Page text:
John McEnroe: In the Realm of Perfection is a fascinating sports documentary about one of the greatest tennis players of all time.
McEnroe is one of the more interesting figures in tennis let alone the world of sports. Far too many of us know him for his famed temper. He’s not afraid of being self-deprecating and make fun of himself to this extent. Anger Management, for example. If you’re tuning in expecting the 94 minute film to be filled with interviews, expect to be disappointed. It’s a documentary but it’s not one of the classic biographical types.
Writer-director Julien Faraut utilizes 16mm-shot footage from the 1984 French Open when McEnroe faced Ivan Lendl. This was back at a time in which McEnroe was the top-ranked tennis player in the world. Don’t let the lack of HD imagery fool you because this is what went in that era. Faraut is really able to take advantage of today’s technology in showing the footage in slow-motion. This is allows us to get inside of McEnroe’s head in many ways because we can study just how he’s approaching the game.
We aren’t immune to times in which McEnroe’s anger is noticeable. It does help to make him an interesting figure to study. Despite his trademark anger, he’s so much more as a tennis player. Faraut’s not-so-typical documentary can be seen as a character study in this way. When you think about it, a tennis analyst can only tell us so much in their real-time commentary. In spite of all of their knowledge, they can’t get inside someone else’s head. Who is to know what McEnroe was thinking without asking him himself?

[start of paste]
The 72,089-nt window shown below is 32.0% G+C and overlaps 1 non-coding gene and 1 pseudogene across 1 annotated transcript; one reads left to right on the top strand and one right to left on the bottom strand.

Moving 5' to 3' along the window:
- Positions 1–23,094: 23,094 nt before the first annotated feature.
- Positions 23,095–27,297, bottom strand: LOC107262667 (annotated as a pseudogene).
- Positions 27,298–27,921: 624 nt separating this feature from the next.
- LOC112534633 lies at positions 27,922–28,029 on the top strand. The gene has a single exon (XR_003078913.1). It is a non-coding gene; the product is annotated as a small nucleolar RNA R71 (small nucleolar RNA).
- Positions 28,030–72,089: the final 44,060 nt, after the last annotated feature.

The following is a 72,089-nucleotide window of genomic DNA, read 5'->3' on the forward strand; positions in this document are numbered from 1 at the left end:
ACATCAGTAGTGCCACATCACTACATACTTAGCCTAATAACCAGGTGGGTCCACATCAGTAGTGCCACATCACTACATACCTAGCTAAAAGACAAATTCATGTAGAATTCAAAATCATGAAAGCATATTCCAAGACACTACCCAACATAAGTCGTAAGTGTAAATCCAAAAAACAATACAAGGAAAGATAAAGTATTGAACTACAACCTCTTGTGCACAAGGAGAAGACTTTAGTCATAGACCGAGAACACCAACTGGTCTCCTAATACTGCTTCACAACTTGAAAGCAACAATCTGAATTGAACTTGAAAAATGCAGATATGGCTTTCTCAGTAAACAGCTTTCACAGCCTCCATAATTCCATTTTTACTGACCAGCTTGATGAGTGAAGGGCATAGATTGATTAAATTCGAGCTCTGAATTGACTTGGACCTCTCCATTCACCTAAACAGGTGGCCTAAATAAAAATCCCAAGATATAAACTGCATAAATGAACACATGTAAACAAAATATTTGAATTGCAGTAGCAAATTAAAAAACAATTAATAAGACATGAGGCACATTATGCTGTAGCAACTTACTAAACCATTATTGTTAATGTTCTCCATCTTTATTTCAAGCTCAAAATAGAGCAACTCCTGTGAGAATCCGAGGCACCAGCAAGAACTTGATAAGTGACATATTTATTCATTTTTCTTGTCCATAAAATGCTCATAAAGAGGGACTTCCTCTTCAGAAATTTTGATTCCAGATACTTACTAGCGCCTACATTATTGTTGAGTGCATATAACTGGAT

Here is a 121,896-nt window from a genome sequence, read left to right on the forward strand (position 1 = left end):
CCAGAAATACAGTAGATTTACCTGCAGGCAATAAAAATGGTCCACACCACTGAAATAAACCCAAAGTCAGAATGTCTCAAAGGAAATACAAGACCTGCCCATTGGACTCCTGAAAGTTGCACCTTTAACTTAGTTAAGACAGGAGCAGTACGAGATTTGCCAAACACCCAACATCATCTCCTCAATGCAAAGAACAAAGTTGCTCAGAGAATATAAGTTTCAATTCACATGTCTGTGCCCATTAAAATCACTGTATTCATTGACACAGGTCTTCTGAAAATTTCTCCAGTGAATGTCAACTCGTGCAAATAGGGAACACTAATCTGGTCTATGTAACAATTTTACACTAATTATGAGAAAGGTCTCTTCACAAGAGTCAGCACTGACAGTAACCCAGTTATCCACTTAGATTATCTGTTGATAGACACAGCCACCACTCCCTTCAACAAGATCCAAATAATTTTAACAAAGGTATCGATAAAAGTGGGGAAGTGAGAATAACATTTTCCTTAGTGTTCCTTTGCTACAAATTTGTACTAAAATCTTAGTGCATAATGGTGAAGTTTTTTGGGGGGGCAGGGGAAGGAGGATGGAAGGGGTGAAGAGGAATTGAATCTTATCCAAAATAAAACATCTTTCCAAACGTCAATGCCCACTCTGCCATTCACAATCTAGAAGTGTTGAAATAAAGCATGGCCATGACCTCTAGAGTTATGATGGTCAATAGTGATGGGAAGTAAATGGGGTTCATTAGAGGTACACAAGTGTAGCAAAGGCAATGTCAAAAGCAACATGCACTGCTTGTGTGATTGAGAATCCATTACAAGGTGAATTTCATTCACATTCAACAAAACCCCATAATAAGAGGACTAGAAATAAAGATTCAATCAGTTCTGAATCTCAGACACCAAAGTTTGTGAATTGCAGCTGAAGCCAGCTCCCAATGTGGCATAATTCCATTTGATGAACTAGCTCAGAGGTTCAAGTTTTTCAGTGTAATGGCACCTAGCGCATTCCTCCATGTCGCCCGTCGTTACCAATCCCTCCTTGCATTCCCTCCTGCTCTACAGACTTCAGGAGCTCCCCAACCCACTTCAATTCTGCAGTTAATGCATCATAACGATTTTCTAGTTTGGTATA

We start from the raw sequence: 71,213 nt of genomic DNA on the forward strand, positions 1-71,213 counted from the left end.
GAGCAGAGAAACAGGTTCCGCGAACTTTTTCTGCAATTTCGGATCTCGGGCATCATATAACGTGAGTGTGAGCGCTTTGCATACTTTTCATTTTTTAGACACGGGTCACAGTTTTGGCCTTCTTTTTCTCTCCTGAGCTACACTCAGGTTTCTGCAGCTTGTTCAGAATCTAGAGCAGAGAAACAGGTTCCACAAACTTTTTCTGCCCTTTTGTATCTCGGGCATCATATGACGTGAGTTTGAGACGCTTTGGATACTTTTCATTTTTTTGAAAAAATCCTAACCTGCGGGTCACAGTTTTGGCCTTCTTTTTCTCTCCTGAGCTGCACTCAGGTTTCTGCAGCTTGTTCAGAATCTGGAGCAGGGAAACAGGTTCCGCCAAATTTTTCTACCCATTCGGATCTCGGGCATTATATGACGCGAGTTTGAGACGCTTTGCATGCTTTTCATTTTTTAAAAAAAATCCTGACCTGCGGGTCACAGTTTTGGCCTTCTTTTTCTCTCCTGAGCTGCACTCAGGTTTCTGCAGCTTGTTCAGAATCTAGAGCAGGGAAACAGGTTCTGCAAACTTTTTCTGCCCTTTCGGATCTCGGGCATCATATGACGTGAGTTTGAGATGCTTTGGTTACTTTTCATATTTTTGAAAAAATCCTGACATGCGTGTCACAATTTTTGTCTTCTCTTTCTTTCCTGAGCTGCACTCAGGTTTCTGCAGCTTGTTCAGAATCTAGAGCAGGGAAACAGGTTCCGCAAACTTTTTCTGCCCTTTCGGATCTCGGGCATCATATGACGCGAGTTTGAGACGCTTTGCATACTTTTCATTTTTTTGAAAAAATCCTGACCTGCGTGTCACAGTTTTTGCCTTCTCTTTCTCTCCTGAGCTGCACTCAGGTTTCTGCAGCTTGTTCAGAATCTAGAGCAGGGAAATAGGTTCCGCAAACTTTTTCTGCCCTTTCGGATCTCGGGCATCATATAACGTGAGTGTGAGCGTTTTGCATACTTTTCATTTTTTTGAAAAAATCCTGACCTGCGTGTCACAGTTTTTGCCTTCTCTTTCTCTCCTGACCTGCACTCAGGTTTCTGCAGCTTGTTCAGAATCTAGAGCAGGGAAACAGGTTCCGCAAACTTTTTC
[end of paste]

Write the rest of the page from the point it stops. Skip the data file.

It also shows the differences between cinema and sport in so many ways. While some sports programming displays replays, everything that we see is usually happening live. Slowing down the footage can change our entire understanding of any given play in sports. When you see something happening live, it’s all so quick! You can’t tell if there was any hesitation. This is the advantage of using the slow-motion technology.
The footage was shot by Gil de Kermadec over the course of a few years during the 1980s. Faraut discovered the footage while searching the archives. Gil de Kermadec was obsessed with tennis. He believed that filmmaking could lead to a better way of analyzing the sport. It’s definitely an interesting idea to say the least.
Because the footage was shot three decades ago, the difference is very telling. It’s not the high definition imagery that has spoiled viewers. It may feel like something is wrong with the screen but nothing is wrong.
While John McEnroe: In the Realm of Perfection may ultimately be a character study, there’s more to tennis than just hitting a ball across the net.
DIRECTOR/SCREENWRITER: Julien Faraut
NARRATOR: Mathieu Amalric
FEATURING: John McEnroe